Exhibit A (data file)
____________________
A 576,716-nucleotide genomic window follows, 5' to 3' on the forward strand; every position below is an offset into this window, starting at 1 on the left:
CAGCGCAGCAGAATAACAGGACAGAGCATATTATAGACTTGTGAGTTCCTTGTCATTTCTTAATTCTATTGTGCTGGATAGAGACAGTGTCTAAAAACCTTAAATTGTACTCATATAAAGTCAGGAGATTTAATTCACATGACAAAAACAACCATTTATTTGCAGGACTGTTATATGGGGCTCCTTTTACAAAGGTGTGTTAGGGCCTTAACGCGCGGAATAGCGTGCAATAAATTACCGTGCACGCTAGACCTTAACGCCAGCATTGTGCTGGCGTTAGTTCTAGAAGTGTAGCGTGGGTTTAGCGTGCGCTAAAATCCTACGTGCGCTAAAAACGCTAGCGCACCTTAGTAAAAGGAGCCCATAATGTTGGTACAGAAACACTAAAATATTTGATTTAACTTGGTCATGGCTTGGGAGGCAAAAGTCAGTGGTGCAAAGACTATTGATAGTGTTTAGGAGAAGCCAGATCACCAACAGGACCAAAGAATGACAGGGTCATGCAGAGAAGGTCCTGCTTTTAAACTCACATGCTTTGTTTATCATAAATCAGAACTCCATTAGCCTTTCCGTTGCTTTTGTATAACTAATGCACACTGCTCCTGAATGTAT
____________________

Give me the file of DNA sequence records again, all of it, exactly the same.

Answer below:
A 576,716-nucleotide genomic window follows, 5' to 3' on the forward strand; every position below is an offset into this window, starting at 1 on the left:
CAGCGCAGCAGAATAACAGGACAGAGCATATTATAGACTTGTGAGTTCCTTGTCATTTCTTAATTCTATTGTGCTGGATAGAGACAGTGTCTAAAAACCTTAAATTGTACTCATATAAAGTCAGGAGATTTAATTCACATGACAAAAACAACCATTTATTTGCAGGACTGTTATATGGGGCTCCTTTTACAAAGGTGTGTTAGGGCCTTAACGCGCGGAATAGCGTGCAATAAATTACCGTGCACGCTAGACCTTAACGCCAGCATTGTGCTGGCGTTAGTTCTAGAAGTGTAGCGTGGGTTTAGCGTGCGCTAAAATCCTACGTGCGCTAAAAACGCTAGCGCACCTTAGTAAAAGGAGCCCATAATGTTGGTACAGAAACACTAAAATATTTGATTTAACTTGGTCATGGCTTGGGAGGCAAAAGTCAGTGGTGCAAAGACTATTGATAGTGTTTAGGAGAAGCCAGATCACCAACAGGACCAAAGAATGACAGGGTCATGCAGAGAAGGTCCTGCTTTTAAACTCACATGCTTTGTTTATCATAAATCAGAACTCCATTAGCCTTTCCGTTGCTTTTGTATAACTAATGCACACTGCTCCTGAATGTAT